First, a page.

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HomeBreaking NewsMorales Asks Judge to Immediately Reinstate Him as Milwaukee Police Chief

Morales Asks Judge to Immediately Reinstate Him as Milwaukee Police Chief


The “situation at City Hall, it’s dysfunctional these days. The Common Council has a bunch of people who only want to hear their own voices.” -Attorney Franklyn Gimbel

Chief Alfonso Morales is asking a judge to immediately reinstate him as Milwaukee’s police chief, saying the city is filled with disarray, discord, and inaction.

Morales milwaukee police chief

We spoke to Morales’s lawyer, Franklyn Gimbel, who told Wisconsin Right Now that Morales “wants to be chief with the authority of a chief and not be a puppet of the Fire and Police Commission.”

We obtained the full affidavit in which he is asking a judge to restore him to the job. You can read it here.

The affidavit asks the court to “order that Chief Morales return to work forthwith and that Respondends put him back into the position he was in prior to the FPC’s illegal action,” as well as pay him back salary and benefits and attorney’s fees since Aug. 6.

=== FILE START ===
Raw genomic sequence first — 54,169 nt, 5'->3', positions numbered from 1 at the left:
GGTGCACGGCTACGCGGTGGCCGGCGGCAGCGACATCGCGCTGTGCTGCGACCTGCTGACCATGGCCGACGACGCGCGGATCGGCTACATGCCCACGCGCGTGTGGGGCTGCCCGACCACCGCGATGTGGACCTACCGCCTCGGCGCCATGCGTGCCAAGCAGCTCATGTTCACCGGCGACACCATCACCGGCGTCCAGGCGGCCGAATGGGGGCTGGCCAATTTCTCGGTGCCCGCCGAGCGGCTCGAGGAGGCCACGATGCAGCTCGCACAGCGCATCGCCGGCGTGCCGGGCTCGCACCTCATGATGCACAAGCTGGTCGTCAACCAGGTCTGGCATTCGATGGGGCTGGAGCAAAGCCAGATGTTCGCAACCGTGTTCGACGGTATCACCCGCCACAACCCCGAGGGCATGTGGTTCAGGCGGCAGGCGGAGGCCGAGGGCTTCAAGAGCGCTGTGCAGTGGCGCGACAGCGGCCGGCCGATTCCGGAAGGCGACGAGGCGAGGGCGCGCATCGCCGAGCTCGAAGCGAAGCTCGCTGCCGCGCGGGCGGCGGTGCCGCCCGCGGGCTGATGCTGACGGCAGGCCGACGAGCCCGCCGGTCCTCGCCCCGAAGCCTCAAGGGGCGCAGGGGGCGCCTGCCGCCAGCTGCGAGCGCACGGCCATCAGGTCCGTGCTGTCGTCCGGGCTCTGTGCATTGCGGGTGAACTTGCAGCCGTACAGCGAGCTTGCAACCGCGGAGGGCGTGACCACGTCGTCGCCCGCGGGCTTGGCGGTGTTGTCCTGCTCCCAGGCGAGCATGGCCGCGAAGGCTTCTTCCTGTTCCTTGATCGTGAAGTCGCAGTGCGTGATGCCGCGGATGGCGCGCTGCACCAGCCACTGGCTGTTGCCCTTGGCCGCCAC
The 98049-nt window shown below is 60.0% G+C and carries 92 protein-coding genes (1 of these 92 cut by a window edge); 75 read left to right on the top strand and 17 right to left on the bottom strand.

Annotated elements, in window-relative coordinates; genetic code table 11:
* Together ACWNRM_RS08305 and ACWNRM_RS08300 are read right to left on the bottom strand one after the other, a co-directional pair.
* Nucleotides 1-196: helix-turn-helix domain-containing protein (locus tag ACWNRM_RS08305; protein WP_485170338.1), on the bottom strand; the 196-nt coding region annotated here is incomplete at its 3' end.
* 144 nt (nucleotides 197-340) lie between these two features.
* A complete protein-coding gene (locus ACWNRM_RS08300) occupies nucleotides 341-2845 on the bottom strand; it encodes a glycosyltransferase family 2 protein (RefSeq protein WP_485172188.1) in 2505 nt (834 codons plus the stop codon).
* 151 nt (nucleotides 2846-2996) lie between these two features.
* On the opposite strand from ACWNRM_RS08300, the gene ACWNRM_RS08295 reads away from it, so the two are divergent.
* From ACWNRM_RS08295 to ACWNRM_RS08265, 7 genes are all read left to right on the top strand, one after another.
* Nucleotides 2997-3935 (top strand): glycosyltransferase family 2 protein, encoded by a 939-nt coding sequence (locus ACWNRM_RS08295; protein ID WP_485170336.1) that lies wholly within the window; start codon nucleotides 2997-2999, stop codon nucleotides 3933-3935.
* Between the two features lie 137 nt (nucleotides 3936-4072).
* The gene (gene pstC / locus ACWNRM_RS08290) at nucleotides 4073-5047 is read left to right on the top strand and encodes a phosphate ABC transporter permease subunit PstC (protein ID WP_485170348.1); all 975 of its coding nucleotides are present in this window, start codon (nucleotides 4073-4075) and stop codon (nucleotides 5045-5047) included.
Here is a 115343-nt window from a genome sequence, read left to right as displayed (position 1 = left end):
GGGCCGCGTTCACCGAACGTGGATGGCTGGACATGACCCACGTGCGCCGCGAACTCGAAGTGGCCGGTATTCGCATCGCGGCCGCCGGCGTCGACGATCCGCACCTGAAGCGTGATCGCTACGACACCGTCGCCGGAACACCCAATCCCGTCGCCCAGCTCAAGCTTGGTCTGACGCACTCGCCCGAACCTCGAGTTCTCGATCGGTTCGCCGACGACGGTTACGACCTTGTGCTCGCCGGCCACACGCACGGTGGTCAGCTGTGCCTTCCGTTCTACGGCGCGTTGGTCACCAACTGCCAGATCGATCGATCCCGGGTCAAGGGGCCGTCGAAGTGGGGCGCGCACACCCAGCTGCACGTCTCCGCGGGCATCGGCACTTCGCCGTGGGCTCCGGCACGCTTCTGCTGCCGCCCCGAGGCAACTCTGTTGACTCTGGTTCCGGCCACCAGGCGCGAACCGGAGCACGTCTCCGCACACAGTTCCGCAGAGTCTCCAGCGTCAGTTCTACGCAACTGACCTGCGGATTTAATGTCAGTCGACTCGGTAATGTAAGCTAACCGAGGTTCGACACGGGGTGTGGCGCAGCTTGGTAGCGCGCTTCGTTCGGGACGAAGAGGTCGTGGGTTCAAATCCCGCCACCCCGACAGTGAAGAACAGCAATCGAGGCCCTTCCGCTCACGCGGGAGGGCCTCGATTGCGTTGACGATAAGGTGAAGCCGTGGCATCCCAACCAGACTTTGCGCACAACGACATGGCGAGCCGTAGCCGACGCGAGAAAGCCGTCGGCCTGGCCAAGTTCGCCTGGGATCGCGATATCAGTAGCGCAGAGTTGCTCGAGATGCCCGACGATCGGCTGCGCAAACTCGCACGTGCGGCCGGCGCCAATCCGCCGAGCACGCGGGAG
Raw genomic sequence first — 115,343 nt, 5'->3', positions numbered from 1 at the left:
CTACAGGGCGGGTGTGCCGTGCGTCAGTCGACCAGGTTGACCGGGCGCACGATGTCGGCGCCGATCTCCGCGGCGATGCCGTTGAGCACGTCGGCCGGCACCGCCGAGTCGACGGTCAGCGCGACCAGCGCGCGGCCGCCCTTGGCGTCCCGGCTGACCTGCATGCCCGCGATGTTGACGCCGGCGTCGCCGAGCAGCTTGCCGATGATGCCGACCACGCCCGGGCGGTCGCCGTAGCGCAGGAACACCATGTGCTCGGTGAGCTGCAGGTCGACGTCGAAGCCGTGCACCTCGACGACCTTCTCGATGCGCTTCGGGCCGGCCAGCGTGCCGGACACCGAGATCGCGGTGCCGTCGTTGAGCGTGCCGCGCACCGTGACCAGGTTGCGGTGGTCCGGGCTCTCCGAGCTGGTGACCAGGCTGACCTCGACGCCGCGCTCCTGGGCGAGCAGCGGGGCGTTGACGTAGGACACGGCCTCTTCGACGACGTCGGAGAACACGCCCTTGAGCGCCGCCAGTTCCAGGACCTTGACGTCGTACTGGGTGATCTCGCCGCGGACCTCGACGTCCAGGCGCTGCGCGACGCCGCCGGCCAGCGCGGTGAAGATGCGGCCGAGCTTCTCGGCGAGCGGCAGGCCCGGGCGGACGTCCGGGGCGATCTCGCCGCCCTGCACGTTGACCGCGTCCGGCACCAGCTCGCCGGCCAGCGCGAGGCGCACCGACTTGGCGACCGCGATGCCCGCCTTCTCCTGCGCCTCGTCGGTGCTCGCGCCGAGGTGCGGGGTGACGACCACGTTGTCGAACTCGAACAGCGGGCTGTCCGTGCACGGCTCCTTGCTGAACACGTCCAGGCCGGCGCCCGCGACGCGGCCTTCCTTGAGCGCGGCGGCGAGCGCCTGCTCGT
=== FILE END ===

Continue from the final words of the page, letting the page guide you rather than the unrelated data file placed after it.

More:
Gimbel said that Morales’s legal team has decided to take “some affirmative action” to deal with the “horrific treatment they visited on him (Morales).”

Morales milwaukee police chief“We are asking him (the judge) to reinstate him (Morales),” said Gimbel, who denounced what he called complete dysfunction at City Hall. He blames the Common Council and Fire and Police Commission for not getting something done, with City Attorney Tearman Spencer acting as their agent.

He’s hoping the judge will sign the order but expects he might give the city a chance to respond. Since Judge Christopher Foley reversed Morales’s Aug. 6 demotion on Dec. 18, without giving the city orders for what to do next, Morales’s side has “been talking about one of two roads,” said Gimbel. “One is reinstatement and one is buying out his contract.” But no settlement offer has come, so the new court filing is seeking reinstatement. Gimbel said there’s been no “substantial and reasonable” progress made.